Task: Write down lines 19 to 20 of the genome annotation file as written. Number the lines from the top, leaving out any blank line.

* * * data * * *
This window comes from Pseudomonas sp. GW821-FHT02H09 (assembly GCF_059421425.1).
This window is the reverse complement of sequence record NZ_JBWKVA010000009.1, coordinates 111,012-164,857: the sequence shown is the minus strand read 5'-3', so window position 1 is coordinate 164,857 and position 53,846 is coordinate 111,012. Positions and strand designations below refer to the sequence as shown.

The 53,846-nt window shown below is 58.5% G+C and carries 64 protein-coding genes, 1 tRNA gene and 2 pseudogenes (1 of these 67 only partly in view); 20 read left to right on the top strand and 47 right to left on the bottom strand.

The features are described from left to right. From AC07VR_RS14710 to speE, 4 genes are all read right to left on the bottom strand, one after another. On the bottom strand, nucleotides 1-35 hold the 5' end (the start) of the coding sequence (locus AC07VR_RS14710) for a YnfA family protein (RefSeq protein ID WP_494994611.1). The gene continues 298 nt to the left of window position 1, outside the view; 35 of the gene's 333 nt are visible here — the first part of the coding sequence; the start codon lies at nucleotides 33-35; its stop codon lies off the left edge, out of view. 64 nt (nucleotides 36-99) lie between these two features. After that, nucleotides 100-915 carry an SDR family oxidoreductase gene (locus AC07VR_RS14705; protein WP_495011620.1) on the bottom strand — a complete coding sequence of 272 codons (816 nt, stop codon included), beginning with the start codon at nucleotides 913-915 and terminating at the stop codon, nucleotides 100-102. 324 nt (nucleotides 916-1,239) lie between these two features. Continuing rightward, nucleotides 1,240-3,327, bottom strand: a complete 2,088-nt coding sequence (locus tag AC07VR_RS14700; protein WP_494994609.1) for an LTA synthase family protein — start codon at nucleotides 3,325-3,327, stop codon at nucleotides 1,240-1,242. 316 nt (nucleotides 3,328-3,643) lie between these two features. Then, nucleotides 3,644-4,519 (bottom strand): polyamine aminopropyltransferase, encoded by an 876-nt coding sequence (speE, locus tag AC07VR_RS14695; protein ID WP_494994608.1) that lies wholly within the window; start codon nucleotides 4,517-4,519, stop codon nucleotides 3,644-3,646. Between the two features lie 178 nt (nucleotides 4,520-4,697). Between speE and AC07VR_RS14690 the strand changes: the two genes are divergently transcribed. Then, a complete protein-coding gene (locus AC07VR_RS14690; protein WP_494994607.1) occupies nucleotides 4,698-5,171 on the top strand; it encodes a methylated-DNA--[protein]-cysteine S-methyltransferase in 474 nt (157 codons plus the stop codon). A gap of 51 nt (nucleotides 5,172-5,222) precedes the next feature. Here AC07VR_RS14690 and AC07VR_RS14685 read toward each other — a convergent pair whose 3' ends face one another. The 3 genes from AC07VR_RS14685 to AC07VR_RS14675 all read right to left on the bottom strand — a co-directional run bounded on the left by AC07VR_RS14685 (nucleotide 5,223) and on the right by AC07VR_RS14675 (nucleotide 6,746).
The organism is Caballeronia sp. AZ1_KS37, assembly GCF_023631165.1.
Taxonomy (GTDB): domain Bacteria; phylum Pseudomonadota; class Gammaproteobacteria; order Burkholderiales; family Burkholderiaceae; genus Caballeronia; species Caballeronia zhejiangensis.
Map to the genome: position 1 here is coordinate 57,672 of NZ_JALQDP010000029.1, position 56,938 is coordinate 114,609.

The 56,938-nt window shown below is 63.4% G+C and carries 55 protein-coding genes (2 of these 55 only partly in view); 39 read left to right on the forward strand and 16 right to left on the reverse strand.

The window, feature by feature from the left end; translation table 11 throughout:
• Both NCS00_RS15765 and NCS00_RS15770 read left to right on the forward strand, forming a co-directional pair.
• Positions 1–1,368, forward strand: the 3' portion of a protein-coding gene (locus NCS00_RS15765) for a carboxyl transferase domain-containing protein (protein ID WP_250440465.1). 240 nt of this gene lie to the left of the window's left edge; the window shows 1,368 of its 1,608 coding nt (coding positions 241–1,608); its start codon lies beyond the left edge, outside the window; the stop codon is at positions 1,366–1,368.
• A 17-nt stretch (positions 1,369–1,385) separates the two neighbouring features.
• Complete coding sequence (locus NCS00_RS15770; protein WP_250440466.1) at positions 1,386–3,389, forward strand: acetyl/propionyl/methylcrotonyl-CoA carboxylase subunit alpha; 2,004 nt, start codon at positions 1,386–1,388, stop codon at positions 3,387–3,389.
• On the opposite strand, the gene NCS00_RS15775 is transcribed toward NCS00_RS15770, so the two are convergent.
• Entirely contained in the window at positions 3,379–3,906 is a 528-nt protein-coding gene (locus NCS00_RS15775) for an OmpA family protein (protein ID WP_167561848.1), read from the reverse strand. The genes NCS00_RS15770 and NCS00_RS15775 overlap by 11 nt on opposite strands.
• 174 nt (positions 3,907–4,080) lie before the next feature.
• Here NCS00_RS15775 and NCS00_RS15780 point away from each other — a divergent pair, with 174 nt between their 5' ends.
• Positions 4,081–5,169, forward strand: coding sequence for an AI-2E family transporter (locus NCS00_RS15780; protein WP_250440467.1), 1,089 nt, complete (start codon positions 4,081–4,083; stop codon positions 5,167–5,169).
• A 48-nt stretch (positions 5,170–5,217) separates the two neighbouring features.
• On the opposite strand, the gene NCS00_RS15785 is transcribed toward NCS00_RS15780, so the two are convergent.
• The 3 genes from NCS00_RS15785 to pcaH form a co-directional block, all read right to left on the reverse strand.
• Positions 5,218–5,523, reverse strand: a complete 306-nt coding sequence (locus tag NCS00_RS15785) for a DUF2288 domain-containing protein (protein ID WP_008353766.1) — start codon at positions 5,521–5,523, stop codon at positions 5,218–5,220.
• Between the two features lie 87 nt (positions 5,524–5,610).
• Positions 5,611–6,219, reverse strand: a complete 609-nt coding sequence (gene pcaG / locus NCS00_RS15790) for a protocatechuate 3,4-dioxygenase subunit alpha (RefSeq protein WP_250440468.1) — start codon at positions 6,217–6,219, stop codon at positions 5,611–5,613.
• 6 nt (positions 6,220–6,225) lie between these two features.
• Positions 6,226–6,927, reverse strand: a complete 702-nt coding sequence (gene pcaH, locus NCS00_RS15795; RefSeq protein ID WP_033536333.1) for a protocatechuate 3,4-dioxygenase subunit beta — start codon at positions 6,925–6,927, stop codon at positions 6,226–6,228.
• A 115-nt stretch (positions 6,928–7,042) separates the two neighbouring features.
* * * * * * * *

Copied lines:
• A 48-nt stretch (positions 5,170–5,217) separates the two neighbouring features.
• On the opposite strand, the gene NCS00_RS15785 is transcribed toward NCS00_RS15780, so the two are convergent.